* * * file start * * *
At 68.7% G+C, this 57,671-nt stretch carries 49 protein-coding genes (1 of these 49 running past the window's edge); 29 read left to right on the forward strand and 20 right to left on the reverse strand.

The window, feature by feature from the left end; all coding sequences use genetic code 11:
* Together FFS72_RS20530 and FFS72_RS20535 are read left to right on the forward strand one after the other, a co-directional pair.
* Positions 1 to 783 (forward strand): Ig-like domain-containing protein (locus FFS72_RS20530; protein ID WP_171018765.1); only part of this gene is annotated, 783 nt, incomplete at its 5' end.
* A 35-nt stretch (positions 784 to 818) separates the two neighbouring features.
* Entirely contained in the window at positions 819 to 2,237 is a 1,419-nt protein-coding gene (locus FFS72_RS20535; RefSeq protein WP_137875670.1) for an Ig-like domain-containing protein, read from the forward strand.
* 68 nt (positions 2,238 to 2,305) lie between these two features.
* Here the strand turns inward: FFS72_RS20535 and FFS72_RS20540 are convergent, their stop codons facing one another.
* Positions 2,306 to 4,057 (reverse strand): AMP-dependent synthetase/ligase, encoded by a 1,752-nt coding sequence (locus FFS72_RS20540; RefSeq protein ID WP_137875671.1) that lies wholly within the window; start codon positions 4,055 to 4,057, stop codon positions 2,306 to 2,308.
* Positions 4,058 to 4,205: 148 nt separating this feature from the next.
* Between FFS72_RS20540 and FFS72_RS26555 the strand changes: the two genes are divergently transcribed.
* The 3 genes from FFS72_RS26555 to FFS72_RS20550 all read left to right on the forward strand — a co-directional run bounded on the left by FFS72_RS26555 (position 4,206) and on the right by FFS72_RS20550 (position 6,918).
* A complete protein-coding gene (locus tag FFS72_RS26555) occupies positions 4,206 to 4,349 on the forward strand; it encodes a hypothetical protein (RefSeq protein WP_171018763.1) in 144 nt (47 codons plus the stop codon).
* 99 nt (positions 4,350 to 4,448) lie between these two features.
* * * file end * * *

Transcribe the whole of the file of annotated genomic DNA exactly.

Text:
At 68.7% G+C, this 57,671-nt stretch carries 49 protein-coding genes (1 of these 49 running past the window's edge); 29 read left to right on the forward strand and 20 right to left on the reverse strand.

The window, feature by feature from the left end; all coding sequences use genetic code 11:
* Together FFS72_RS20530 and FFS72_RS20535 are read left to right on the forward strand one after the other, a co-directional pair.
* Positions 1 to 783 (forward strand): Ig-like domain-containing protein (locus FFS72_RS20530; protein ID WP_171018765.1); only part of this gene is annotated, 783 nt, incomplete at its 5' end.
* A 35-nt stretch (positions 784 to 818) separates the two neighbouring features.
* Entirely contained in the window at positions 819 to 2,237 is a 1,419-nt protein-coding gene (locus FFS72_RS20535; RefSeq protein WP_137875670.1) for an Ig-like domain-containing protein, read from the forward strand.
* 68 nt (positions 2,238 to 2,305) lie between these two features.
* Here the strand turns inward: FFS72_RS20535 and FFS72_RS20540 are convergent, their stop codons facing one another.
* Positions 2,306 to 4,057 (reverse strand): AMP-dependent synthetase/ligase, encoded by a 1,752-nt coding sequence (locus FFS72_RS20540; RefSeq protein ID WP_137875671.1) that lies wholly within the window; start codon positions 4,055 to 4,057, stop codon positions 2,306 to 2,308.
* Positions 4,058 to 4,205: 148 nt separating this feature from the next.
* Between FFS72_RS20540 and FFS72_RS26555 the strand changes: the two genes are divergently transcribed.
* The 3 genes from FFS72_RS26555 to FFS72_RS20550 all read left to right on the forward strand — a co-directional run bounded on the left by FFS72_RS26555 (position 4,206) and on the right by FFS72_RS20550 (position 6,918).
* A complete protein-coding gene (locus tag FFS72_RS26555) occupies positions 4,206 to 4,349 on the forward strand; it encodes a hypothetical protein (RefSeq protein WP_171018763.1) in 144 nt (47 codons plus the stop codon).
* 99 nt (positions 4,350 to 4,448) lie between these two features.